U.S. Steel said Friday it will shut down its blast furnace and steelmaking operations in Hamilton, Ont., for an indefinite period.

The company blamed market conditions and falling orders.

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U.S. Steel’s Hamilton plant, the former Stelco steel mill, is shown in this 2005 file photo. ((J.P. Moczulski/Canadian Press))

Affected workers will be deployed to U.S. Steel's other operations, the company said.

Rolf Gerstenberger, president of United Steelworkers Local 1005 in Hamilton, estimated the shutdowns would affect 300 to 400 of the plant's 900 workers.

U.S. Steel has been in contract negotiations with its workers in Hamilton since May but has been unable to reach a deal. A week earlier, the company asked for a provincial conciliator, meaning a strike or lockout was possible if the two sides couldn't reach an agreement.

The company wouldn't comment on the labour negotiations.

The United Steelworkers said the promise to redeploy workers feels like "deja vu all over again."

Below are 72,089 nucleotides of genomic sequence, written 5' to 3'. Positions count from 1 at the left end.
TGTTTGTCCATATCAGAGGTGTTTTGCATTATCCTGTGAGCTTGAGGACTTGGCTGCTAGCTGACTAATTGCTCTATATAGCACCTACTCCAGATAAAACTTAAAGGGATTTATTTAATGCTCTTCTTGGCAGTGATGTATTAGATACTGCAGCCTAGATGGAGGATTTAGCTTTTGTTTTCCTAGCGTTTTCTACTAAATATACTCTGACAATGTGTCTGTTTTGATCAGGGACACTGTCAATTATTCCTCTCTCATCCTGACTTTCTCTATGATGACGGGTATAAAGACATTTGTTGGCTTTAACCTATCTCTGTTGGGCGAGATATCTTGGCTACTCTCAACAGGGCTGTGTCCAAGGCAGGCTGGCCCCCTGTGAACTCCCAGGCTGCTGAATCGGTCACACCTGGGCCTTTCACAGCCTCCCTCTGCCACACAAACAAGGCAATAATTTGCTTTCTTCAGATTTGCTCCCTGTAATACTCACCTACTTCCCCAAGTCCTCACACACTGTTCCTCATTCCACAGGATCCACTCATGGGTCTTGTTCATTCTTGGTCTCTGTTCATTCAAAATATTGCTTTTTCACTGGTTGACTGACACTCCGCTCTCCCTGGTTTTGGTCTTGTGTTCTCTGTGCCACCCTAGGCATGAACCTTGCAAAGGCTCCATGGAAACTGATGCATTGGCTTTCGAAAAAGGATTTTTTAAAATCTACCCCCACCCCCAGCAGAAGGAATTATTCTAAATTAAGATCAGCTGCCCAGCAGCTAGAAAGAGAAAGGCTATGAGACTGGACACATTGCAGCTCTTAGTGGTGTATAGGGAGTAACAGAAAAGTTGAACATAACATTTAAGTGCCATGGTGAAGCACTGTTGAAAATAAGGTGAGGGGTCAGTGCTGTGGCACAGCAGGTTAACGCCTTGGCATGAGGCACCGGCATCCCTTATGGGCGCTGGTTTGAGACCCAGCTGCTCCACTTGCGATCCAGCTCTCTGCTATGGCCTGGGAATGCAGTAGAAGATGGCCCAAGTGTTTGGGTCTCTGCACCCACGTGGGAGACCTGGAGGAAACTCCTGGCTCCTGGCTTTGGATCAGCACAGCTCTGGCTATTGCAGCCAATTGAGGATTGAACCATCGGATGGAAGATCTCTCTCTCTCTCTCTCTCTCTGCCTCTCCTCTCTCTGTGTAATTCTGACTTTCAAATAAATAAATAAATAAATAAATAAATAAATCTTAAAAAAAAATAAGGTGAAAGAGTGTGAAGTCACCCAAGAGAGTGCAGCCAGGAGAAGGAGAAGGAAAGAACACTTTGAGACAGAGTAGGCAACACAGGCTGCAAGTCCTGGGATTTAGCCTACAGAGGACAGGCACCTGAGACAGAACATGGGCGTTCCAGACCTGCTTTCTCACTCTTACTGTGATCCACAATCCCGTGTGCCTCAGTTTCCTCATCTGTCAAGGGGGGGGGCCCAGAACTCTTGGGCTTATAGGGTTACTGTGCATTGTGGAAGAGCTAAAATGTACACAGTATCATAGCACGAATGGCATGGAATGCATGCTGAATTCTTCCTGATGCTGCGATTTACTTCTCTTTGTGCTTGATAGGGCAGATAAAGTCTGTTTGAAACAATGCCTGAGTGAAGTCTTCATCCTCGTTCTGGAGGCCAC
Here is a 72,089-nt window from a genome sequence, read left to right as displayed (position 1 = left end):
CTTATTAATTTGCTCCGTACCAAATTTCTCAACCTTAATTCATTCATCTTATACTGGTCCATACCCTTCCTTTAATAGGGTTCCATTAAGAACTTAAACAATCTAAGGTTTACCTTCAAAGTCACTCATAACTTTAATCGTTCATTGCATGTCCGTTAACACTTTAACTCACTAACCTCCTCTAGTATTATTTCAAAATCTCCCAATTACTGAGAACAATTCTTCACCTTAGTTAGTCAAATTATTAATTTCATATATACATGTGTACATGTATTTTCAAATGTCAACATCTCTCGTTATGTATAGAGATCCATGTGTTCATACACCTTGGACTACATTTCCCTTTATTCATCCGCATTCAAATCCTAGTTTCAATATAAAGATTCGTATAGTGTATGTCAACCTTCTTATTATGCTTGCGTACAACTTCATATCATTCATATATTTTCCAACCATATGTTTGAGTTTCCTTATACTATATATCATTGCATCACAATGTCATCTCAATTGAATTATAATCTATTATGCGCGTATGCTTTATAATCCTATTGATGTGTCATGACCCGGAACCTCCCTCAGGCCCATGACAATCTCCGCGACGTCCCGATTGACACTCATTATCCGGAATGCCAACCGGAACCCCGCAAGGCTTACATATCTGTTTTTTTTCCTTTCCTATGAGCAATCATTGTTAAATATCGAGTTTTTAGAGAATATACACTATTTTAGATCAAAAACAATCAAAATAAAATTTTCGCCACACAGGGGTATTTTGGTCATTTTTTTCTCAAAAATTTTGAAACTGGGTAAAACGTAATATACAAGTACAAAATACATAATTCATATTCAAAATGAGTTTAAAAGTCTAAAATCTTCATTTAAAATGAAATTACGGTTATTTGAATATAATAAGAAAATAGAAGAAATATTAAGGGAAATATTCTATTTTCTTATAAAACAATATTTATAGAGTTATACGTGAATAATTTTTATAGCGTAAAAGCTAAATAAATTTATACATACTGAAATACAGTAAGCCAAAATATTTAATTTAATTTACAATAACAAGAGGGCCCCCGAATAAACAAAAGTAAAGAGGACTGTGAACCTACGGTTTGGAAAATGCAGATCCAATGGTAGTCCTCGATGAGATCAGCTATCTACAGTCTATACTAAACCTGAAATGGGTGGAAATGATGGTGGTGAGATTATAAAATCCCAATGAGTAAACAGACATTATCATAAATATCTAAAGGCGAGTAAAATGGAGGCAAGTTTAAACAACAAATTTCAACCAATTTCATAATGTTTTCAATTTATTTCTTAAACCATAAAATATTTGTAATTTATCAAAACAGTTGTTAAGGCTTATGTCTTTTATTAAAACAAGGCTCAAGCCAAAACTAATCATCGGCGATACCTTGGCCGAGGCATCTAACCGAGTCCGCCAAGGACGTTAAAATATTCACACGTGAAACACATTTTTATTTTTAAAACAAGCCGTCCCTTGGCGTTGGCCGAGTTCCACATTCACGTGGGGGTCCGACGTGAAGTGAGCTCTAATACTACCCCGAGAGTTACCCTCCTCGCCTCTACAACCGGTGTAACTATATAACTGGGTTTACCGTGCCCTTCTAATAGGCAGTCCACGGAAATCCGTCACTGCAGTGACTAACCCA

"In 2008, they did the same thing," Gerstenberger said. "They shut the blast furnace down on Oct. 26 and said they're not laying anybody off, and then three weeks later they started laying people off, because you can only find so much busy work."

Motives questioned 

He also questioned the company's motives, and whether the stalled labour talks might have had something to do with the decision.

The federal government has launched a lawsuit over U.S. Steel's temporary shutdown of two Ontario mills during the 2008-2009 recession, which put 1,500 employees out of work.

The company acquired those assets in 2007 when it bought out Hamilton-based steelmaker Stelco Inc. At the time, U.S. Steel promised to "maintain employment levels" at the sites to win Ottawa's support.

The federal government has claimed the company failed to adequately justify its failure to meet promises on production, research and development and capital spending in Canada.

With files from The Canadian Press